True Santo Niño devotee: a ‘chaste, poor, and obedient child of God’

True Santo Niño devotee: a ‘chaste, poor, and obedient child of God’

The faithful welcome the image of the Sto. Niño de Cebu at the University of San Agustin chapel in Iloilo City. JEREMIAH VARDELEON

ILOILO City – With the theme “Señor Santo Niño: Chaste, Poor and Obedient Son of God,” the Dinagyang Festival on Jan. 28, now in its 50th year, highlights the holy humanity of Jesus Christ as the inspiration for the faithful in living chastity, poverty and obedience.

“The three evangelical counsels of chastity, poverty, and obedience, which members of the consecrated life are bound, are virtues that are expected of every Christian in any state in life, whether clergy, religious, or lay, as shown by the life of the Santo Niño as Son of God,” said Fr. Edsel Raymund Alcayaga, O.S.A., parish priest of San Jose Church, the home of the image of Señor Santo Niño de Cebu in Iloilo.

The priest, who is in-charge of the liturgical committee of the festival, said: “The religious theme of this year’s Dinagyang is in line with the ‘Year of the Clergy and Consecrated Persons’ declared by the Catholic Bishops’ Conference (CBCP) for 2018 in our 9-year spiritual journey towards 2021, the 500th year after the arrival of Christianity [in] the Philippines.”

‘Chaste, poor, and obedient Son of God’

To stress the fact that every true devotee of the Santo Niño is called to be a “chaste, poor, and obedient child of God”, Alcayaga proceeded to explain each of these virtues found in the Santo Niño.

Explaining the virtues one by one, Alcayaga said chastity “does not merely mean ‘not getting married’ but ‘purity of heart’ or ‘transparency’. A person is truly chaste when he is honest, not corrupt.”

Meanwhile, according to the priest, poverty “must be understood, not only in the material aspect of ‘not having’ but in ‘detachment’, as seen in a heart that is not weighed down by greed but is free and generous in loving God and one’s neighbor.”

Lastly, Alcayaga explained obedience can be found in someone who “seeks to fulfill God’s will by following Jesus’ life and teachings, and not of someone who breaks the laws or formulates them only for his own advantage.”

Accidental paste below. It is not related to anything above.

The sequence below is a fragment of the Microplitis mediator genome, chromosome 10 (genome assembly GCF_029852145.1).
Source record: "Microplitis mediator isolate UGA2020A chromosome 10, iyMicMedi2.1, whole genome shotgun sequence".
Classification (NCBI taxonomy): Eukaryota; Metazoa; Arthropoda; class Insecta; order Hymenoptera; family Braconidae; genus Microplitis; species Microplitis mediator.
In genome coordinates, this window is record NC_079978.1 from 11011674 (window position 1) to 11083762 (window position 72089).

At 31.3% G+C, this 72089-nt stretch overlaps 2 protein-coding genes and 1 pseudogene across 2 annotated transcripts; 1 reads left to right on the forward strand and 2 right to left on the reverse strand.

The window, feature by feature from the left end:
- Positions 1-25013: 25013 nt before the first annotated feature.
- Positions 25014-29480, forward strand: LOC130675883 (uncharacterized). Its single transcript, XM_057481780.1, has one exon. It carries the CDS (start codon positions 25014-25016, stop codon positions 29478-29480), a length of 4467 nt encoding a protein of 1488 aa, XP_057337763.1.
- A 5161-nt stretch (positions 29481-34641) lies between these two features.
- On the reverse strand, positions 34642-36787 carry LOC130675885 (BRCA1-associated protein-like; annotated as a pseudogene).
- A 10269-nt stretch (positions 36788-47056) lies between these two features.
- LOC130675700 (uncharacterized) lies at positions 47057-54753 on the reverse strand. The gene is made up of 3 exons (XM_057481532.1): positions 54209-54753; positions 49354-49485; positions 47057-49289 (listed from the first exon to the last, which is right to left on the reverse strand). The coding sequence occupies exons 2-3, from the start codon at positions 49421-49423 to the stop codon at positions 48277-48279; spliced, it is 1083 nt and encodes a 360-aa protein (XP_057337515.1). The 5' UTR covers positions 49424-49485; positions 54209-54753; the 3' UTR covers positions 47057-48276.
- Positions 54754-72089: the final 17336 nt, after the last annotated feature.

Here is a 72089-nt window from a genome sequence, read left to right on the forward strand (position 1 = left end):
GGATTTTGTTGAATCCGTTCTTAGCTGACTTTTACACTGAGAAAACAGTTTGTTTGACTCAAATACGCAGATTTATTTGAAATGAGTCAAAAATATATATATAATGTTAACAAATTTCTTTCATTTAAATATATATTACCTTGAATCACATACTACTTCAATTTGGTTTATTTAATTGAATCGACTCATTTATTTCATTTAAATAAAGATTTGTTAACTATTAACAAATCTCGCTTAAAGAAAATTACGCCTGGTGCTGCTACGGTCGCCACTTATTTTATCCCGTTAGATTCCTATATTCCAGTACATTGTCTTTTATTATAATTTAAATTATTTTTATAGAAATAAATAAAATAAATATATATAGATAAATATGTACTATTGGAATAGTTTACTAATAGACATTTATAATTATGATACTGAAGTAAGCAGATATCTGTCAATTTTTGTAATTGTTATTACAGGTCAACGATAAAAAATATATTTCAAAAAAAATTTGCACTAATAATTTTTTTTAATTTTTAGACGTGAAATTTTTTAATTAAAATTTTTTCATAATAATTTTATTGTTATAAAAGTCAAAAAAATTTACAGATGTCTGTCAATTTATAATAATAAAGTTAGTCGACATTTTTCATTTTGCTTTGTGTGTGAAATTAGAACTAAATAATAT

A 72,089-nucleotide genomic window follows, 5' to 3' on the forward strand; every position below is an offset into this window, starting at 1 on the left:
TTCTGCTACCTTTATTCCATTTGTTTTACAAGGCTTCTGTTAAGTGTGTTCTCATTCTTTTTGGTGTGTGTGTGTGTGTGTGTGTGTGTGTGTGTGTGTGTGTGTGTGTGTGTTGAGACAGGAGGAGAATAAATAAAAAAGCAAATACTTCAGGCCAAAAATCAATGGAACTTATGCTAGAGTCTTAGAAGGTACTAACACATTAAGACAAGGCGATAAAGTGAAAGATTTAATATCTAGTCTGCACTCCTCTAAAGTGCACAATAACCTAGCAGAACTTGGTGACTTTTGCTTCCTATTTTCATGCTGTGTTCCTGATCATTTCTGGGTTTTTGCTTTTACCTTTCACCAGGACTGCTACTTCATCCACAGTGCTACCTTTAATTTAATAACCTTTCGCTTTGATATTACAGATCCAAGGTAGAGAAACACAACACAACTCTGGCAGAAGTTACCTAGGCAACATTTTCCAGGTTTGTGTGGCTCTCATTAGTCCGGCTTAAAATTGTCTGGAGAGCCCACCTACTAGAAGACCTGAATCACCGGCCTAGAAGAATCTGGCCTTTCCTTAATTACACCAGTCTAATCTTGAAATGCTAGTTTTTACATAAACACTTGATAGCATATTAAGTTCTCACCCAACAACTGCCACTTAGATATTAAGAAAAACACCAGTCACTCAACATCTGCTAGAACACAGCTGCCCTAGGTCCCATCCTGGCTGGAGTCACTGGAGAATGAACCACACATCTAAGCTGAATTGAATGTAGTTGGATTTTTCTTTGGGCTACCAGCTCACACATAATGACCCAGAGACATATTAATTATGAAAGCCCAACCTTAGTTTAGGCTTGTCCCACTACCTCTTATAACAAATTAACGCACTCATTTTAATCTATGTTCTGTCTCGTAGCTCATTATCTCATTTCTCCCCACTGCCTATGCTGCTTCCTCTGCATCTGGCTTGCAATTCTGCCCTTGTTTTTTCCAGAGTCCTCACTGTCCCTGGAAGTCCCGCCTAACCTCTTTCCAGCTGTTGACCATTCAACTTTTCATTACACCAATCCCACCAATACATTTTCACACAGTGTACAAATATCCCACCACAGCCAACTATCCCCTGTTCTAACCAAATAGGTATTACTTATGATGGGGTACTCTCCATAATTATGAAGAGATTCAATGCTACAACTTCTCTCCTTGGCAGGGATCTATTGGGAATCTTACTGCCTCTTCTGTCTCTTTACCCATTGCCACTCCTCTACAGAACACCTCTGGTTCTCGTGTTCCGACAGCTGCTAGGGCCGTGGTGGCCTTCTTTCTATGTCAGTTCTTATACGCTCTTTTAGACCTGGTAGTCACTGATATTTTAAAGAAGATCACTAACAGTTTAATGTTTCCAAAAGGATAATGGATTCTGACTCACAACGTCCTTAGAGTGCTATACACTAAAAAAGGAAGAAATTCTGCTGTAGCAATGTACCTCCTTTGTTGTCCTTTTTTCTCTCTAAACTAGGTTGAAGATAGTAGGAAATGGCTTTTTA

Devotion with formation

Novena Masses at San Jose Church began on Wednesday, Jan. 17. This was preceded by a “Walk with Mary” – ‘Diana’ from San Jose Church to the five barangays of the parish – at 5:00 a.m. and followed by a “Walk with Jesus” on Friday, Jan. 19.

Each novena Mass will be concluded by a 10-minute “mini-Sadsad,” a religious dance in honor of the Santo Niño.

Aside from a special Mass, children of the barangay will attend a 30–minute catechism class, followed by parlor games and snacks.

In addition to the “food for the spirit,” thousands of devotees and street children will benefit from the free “Arroz Caldo ni Niño” given everyday until the Feast of Señor Santo Niño.

Seminars on child care and responsible parenthood will also be held for mothers and livelihood seminars for fathers.

The aged, sick, and abandoned also received special attention through a “Healing Mass and Lunch Date” on Jan. 23.

On Jan. 26, a fluvial procession will take place, followed by a solemn procession from the Iloilo Customs House to San Jose Parish Church.

The grand “Religious Sadsad,” each year gaining popularity as a growing number of devotees claimed that their prayers were answered after joining the activity, will take place on Saturday, Jan. 27, at 7:00 p.m. in front of San Jose Parish Church.

As the highest point of the Dinagyang festival, a concelebrated High Mass will be held at the San Jose Parish Church on Sunday, Jan. 28, at 6:00 a.m. CBCPNews